In each case, the lives connected to the red string were spared the consequences that they would have faced otherwise. Zerah the first born of Tamar’s twins, bore the red string on his wrist, but was not required to carry on the family name, and instead Perez, his twin bore the weight of his family’s shame, before the redemption by King David. The two spies was hidden from the King’s guards and escaped down the red rope outside Rahab’s home. But that same red rope which spared the spies, was used as a sign for which house not to attack during the siege of Jericho. The red string secured the safety of Rahab and her family and she eventually married into the Tribe of Judah and gave birth to Boaz. It was through her family line that both King David and Christ would be born.
The cleansing ceremony to heal lepers and the Yom Kippur sacrifice both required two animals, with one being killed and the other one associated with the red string let free. Regarding the Yom Kippur sacrifice, the red string tied to the door of the Temple would eventually turn white after the goat led into the Wilderness finally died. When Christ was presented in the Temple, Simeon recognized Jesus as the true Consolation of Israel.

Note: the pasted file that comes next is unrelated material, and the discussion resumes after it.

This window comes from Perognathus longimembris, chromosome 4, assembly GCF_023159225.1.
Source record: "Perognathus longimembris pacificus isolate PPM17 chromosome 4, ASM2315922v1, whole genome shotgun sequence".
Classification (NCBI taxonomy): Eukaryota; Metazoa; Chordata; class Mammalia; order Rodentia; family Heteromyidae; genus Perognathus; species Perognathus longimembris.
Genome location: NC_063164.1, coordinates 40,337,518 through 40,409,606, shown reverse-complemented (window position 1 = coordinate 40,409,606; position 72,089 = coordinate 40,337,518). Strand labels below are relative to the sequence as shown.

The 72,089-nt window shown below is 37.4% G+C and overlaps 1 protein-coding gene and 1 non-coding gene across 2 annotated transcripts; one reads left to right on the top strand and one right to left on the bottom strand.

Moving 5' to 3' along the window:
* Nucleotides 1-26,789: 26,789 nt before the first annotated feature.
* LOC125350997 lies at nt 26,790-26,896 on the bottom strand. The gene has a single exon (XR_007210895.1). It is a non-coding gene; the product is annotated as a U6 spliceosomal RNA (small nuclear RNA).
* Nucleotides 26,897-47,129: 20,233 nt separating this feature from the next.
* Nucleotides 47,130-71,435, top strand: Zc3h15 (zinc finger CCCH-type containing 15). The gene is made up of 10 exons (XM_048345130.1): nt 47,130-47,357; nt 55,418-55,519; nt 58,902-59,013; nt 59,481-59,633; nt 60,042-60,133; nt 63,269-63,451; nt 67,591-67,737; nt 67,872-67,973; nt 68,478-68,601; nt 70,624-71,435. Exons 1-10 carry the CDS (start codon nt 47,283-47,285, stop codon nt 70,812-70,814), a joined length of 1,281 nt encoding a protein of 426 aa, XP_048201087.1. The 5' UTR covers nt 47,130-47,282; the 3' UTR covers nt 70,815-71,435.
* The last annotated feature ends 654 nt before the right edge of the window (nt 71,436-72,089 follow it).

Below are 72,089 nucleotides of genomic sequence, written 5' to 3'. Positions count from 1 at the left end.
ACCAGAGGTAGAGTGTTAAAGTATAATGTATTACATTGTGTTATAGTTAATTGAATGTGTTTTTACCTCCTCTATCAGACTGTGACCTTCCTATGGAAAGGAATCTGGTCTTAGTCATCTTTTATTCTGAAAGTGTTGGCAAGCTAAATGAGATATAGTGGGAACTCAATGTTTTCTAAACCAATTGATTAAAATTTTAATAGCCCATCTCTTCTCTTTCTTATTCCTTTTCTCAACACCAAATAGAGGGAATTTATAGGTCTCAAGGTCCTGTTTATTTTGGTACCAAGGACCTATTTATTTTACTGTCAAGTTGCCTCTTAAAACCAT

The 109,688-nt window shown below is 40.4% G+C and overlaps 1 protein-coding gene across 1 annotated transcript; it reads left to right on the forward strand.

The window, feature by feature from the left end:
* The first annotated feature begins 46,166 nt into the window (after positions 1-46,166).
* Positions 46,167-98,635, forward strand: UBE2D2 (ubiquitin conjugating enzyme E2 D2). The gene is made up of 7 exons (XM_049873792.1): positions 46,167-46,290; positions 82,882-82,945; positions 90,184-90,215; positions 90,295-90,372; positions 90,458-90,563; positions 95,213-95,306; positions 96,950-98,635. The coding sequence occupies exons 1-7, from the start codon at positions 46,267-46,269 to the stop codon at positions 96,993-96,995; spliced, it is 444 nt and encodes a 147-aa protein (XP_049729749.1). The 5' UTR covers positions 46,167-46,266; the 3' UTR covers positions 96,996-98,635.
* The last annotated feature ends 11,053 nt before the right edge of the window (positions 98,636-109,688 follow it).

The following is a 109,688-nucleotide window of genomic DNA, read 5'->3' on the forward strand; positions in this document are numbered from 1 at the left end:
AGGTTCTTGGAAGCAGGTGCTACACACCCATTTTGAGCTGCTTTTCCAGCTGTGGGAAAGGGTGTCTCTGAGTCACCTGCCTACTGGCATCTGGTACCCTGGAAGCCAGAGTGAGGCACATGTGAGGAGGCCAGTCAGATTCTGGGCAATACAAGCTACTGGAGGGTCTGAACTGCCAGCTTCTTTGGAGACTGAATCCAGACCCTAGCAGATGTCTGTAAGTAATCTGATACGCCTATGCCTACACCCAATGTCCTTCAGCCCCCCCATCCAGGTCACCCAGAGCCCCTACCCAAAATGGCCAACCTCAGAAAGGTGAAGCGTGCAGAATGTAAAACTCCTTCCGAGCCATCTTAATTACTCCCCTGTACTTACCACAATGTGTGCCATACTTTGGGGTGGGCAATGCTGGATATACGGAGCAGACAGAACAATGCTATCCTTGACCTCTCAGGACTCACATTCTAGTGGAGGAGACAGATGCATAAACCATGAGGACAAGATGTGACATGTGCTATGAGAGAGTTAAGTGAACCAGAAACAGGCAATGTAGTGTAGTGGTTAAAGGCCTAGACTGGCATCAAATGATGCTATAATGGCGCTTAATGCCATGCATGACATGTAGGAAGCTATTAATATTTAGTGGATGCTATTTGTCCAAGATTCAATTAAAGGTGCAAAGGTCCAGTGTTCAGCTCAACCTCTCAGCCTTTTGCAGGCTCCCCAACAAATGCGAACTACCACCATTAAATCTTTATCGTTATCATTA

Several Jewish sources confirm that for forty years before the destruction of the Temple, starting after Christ’s Crucifixion, the red string never turned white, which is fitting since Christ fulfilled the Yom Kippur sacrifice fully.
Red string was a sign that the wearer would be freed from the consequences that would normally befall you. Whether it was relieving you of the weight of a legacy of sin, sparing your physical life, or allowing you to enter back into the loving embrace of society again, the red string was a sign of our salvation. Likewise we are covered by the blood of Christ and are spared from sin’s debt and are allowed to go free while he carried our burden instead.
Yom Kippur, the Jewish Day of Judgement, is no longer a day to afflict our souls and wait and pray hoping that we will receive a sign that G3D has forgiven our sins. We can now rest assured that we are free because Christ not only paid that debt, but He also fulfilled Yom Kippur.
Prepared by, Kent Simpson, Apostolic Prophet & Eric Sepulveda, PMT AdministratorFor more prophetic media groups click here